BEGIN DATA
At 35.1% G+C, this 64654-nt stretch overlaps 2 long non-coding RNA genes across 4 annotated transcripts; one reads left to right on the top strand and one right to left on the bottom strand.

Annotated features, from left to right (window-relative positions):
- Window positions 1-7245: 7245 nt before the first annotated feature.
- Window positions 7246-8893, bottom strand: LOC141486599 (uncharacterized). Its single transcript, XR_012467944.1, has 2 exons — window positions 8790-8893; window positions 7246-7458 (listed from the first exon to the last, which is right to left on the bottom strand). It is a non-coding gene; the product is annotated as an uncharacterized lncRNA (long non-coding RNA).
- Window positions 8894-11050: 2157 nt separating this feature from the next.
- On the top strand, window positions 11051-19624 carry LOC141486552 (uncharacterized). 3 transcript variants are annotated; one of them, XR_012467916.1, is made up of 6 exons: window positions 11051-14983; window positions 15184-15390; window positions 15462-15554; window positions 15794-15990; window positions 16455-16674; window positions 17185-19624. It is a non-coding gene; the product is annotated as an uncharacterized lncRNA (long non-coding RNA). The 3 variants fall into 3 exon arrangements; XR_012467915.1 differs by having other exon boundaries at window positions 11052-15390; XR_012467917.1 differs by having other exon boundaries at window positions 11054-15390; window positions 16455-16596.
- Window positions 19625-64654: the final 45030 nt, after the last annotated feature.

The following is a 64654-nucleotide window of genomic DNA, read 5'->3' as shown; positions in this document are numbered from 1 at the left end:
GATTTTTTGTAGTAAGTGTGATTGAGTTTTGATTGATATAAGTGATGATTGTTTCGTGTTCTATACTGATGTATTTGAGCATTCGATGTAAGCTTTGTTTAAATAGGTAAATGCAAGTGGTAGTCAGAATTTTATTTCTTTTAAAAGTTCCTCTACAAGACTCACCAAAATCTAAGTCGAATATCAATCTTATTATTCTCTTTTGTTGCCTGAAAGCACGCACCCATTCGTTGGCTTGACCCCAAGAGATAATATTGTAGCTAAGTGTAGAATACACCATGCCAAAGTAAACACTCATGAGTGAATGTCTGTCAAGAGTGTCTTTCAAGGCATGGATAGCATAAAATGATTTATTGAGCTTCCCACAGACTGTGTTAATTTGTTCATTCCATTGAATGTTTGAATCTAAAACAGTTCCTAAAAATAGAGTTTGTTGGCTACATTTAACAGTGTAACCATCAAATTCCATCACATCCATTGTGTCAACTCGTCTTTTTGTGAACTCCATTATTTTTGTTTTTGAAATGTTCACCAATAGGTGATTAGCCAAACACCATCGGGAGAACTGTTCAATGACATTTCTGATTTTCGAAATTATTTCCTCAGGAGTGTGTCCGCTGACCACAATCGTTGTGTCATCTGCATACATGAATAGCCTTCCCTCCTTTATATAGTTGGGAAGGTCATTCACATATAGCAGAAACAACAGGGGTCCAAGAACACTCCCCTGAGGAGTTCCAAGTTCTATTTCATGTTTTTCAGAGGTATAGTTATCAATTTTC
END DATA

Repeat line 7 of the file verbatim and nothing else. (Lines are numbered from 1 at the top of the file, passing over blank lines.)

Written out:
- Window positions 19625-64654: the final 45030 nt, after the last annotated feature.